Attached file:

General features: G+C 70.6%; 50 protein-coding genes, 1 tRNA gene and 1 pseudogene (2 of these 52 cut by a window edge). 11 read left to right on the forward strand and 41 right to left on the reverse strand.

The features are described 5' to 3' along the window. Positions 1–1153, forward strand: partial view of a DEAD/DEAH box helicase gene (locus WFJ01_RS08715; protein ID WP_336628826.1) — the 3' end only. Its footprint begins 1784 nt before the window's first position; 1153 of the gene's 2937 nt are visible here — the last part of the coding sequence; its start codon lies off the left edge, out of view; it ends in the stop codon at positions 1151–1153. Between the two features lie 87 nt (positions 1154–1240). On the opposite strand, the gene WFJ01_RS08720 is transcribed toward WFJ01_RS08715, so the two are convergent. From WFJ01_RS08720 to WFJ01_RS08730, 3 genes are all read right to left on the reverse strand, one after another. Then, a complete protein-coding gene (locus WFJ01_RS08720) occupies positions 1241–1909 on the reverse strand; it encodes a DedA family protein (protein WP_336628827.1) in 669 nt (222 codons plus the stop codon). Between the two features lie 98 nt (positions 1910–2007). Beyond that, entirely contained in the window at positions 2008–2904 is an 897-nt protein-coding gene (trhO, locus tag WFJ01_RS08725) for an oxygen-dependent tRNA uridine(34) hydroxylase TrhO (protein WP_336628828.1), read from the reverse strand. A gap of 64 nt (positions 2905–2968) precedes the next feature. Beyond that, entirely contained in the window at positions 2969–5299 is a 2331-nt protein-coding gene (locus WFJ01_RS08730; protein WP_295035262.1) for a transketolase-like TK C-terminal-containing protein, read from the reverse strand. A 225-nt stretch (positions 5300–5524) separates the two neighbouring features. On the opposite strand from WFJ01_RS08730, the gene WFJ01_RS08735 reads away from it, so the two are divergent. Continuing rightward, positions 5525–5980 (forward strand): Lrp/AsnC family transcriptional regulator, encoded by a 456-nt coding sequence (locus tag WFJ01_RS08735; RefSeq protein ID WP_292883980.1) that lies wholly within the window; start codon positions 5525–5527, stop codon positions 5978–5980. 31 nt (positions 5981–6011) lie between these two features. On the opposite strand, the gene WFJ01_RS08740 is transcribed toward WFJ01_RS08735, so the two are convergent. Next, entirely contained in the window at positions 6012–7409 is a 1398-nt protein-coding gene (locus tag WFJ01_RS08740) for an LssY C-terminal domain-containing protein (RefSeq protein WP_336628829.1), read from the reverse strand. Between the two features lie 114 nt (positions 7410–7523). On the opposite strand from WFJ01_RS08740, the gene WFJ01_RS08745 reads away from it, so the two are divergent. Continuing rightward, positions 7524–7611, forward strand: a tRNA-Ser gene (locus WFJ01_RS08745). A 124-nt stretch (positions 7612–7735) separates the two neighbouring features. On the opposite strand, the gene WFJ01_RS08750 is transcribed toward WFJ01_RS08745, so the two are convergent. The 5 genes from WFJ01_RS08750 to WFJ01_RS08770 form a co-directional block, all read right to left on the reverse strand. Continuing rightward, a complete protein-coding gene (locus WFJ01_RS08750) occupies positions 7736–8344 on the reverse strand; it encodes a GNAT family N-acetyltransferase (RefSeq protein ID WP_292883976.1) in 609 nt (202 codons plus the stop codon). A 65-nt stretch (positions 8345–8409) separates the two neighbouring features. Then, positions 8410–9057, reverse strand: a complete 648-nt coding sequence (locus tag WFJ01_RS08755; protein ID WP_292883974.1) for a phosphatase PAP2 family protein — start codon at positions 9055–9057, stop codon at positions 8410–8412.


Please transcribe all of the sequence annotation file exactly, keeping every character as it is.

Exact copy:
General features: G+C 70.6%; 50 protein-coding genes, 1 tRNA gene and 1 pseudogene (2 of these 52 cut by a window edge). 11 read left to right on the forward strand and 41 right to left on the reverse strand.

The features are described 5' to 3' along the window. Positions 1–1153, forward strand: partial view of a DEAD/DEAH box helicase gene (locus WFJ01_RS08715; protein ID WP_336628826.1) — the 3' end only. Its footprint begins 1784 nt before the window's first position; 1153 of the gene's 2937 nt are visible here — the last part of the coding sequence; its start codon lies off the left edge, out of view; it ends in the stop codon at positions 1151–1153. Between the two features lie 87 nt (positions 1154–1240). On the opposite strand, the gene WFJ01_RS08720 is transcribed toward WFJ01_RS08715, so the two are convergent. From WFJ01_RS08720 to WFJ01_RS08730, 3 genes are all read right to left on the reverse strand, one after another. Then, a complete protein-coding gene (locus WFJ01_RS08720) occupies positions 1241–1909 on the reverse strand; it encodes a DedA family protein (protein WP_336628827.1) in 669 nt (222 codons plus the stop codon). Between the two features lie 98 nt (positions 1910–2007). Beyond that, entirely contained in the window at positions 2008–2904 is an 897-nt protein-coding gene (trhO, locus tag WFJ01_RS08725) for an oxygen-dependent tRNA uridine(34) hydroxylase TrhO (protein WP_336628828.1), read from the reverse strand. A gap of 64 nt (positions 2905–2968) precedes the next feature. Beyond that, entirely contained in the window at positions 2969–5299 is a 2331-nt protein-coding gene (locus WFJ01_RS08730; protein WP_295035262.1) for a transketolase-like TK C-terminal-containing protein, read from the reverse strand. A 225-nt stretch (positions 5300–5524) separates the two neighbouring features. On the opposite strand from WFJ01_RS08730, the gene WFJ01_RS08735 reads away from it, so the two are divergent. Continuing rightward, positions 5525–5980 (forward strand): Lrp/AsnC family transcriptional regulator, encoded by a 456-nt coding sequence (locus tag WFJ01_RS08735; RefSeq protein ID WP_292883980.1) that lies wholly within the window; start codon positions 5525–5527, stop codon positions 5978–5980. 31 nt (positions 5981–6011) lie between these two features. On the opposite strand, the gene WFJ01_RS08740 is transcribed toward WFJ01_RS08735, so the two are convergent. Next, entirely contained in the window at positions 6012–7409 is a 1398-nt protein-coding gene (locus tag WFJ01_RS08740) for an LssY C-terminal domain-containing protein (RefSeq protein WP_336628829.1), read from the reverse strand. Between the two features lie 114 nt (positions 7410–7523). On the opposite strand from WFJ01_RS08740, the gene WFJ01_RS08745 reads away from it, so the two are divergent. Continuing rightward, positions 7524–7611, forward strand: a tRNA-Ser gene (locus WFJ01_RS08745). A 124-nt stretch (positions 7612–7735) separates the two neighbouring features. On the opposite strand, the gene WFJ01_RS08750 is transcribed toward WFJ01_RS08745, so the two are convergent. The 5 genes from WFJ01_RS08750 to WFJ01_RS08770 form a co-directional block, all read right to left on the reverse strand. Continuing rightward, a complete protein-coding gene (locus WFJ01_RS08750) occupies positions 7736–8344 on the reverse strand; it encodes a GNAT family N-acetyltransferase (RefSeq protein ID WP_292883976.1) in 609 nt (202 codons plus the stop codon). A 65-nt stretch (positions 8345–8409) separates the two neighbouring features. Then, positions 8410–9057, reverse strand: a complete 648-nt coding sequence (locus tag WFJ01_RS08755; protein ID WP_292883974.1) for a phosphatase PAP2 family protein — start codon at positions 9055–9057, stop codon at positions 8410–8412.